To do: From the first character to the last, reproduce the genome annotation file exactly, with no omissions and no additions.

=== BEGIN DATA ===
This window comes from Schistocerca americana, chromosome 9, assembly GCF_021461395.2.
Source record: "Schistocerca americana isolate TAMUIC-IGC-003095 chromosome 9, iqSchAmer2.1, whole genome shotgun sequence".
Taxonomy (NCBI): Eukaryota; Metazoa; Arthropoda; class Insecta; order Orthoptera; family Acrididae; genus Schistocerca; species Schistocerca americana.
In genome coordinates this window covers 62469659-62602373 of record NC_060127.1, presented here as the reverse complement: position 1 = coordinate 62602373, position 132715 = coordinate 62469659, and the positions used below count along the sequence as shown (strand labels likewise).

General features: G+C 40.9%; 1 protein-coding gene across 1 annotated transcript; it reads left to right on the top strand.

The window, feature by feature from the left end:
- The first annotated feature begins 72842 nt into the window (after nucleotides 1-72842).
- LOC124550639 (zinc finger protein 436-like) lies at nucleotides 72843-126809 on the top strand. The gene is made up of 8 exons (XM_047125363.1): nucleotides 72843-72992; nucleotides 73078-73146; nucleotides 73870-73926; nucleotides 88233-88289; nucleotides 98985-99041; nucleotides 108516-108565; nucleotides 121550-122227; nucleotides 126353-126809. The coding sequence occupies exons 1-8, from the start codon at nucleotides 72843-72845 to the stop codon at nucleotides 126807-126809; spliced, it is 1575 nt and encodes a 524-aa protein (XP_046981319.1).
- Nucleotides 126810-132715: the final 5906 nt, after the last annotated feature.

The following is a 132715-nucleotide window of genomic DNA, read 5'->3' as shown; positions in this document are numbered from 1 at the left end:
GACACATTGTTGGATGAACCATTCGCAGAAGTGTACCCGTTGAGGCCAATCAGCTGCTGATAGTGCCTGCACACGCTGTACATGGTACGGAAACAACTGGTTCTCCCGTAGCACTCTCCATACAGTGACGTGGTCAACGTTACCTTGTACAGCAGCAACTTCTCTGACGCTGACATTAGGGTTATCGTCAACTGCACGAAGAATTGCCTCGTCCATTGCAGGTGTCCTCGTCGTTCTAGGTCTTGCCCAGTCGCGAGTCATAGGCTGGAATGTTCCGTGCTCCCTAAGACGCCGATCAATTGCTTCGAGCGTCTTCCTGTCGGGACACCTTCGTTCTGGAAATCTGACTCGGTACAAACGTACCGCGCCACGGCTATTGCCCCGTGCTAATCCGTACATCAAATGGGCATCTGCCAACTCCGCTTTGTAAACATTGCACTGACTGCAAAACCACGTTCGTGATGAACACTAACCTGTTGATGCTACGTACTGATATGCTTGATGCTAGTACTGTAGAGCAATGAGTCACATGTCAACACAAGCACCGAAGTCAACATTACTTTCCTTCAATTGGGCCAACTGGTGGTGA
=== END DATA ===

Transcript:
This window comes from Schistocerca americana, chromosome 9, assembly GCF_021461395.2.
Source record: "Schistocerca americana isolate TAMUIC-IGC-003095 chromosome 9, iqSchAmer2.1, whole genome shotgun sequence".
Taxonomy (NCBI): Eukaryota; Metazoa; Arthropoda; class Insecta; order Orthoptera; family Acrididae; genus Schistocerca; species Schistocerca americana.
In genome coordinates this window covers 62469659-62602373 of record NC_060127.1, presented here as the reverse complement: position 1 = coordinate 62602373, position 132715 = coordinate 62469659, and the positions used below count along the sequence as shown (strand labels likewise).

General features: G+C 40.9%; 1 protein-coding gene across 1 annotated transcript; it reads left to right on the top strand.

The window, feature by feature from the left end:
- The first annotated feature begins 72842 nt into the window (after nucleotides 1-72842).
- LOC124550639 (zinc finger protein 436-like) lies at nucleotides 72843-126809 on the top strand. The gene is made up of 8 exons (XM_047125363.1): nucleotides 72843-72992; nucleotides 73078-73146; nucleotides 73870-73926; nucleotides 88233-88289; nucleotides 98985-99041; nucleotides 108516-108565; nucleotides 121550-122227; nucleotides 126353-126809. The coding sequence occupies exons 1-8, from the start codon at nucleotides 72843-72845 to the stop codon at nucleotides 126807-126809; spliced, it is 1575 nt and encodes a 524-aa protein (XP_046981319.1).
- Nucleotides 126810-132715: the final 5906 nt, after the last annotated feature.

The following is a 132715-nucleotide window of genomic DNA, read 5'->3' as shown; positions in this document are numbered from 1 at the left end:
GACACATTGTTGGATGAACCATTCGCAGAAGTGTACCCGTTGAGGCCAATCAGCTGCTGATAGTGCCTGCACACGCTGTACATGGTACGGAAACAACTGGTTCTCCCGTAGCACTCTCCATACAGTGACGTGGTCAACGTTACCTTGTACAGCAGCAACTTCTCTGACGCTGACATTAGGGTTATCGTCAACTGCACGAAGAATTGCCTCGTCCATTGCAGGTGTCCTCGTCGTTCTAGGTCTTGCCCAGTCGCGAGTCATAGGCTGGAATGTTCCGTGCTCCCTAAGACGCCGATCAATTGCTTCGAGCGTCTTCCTGTCGGGACACCTTCGTTCTGGAAATCTGACTCGGTACAAACGTACCGCGCCACGGCTATTGCCCCGTGCTAATCCGTACATCAAATGGGCATCTGCCAACTCCGCTTTGTAAACATTGCACTGACTGCAAAACCACGTTCGTGATGAACACTAACCTGTTGATGCTACGTACTGATATGCTTGATGCTAGTACTGTAGAGCAATGAGTCACATGTCAACACAAGCACCGAAGTCAACATTACTTTCCTTCAATTGGGCCAACTGGTGGTGA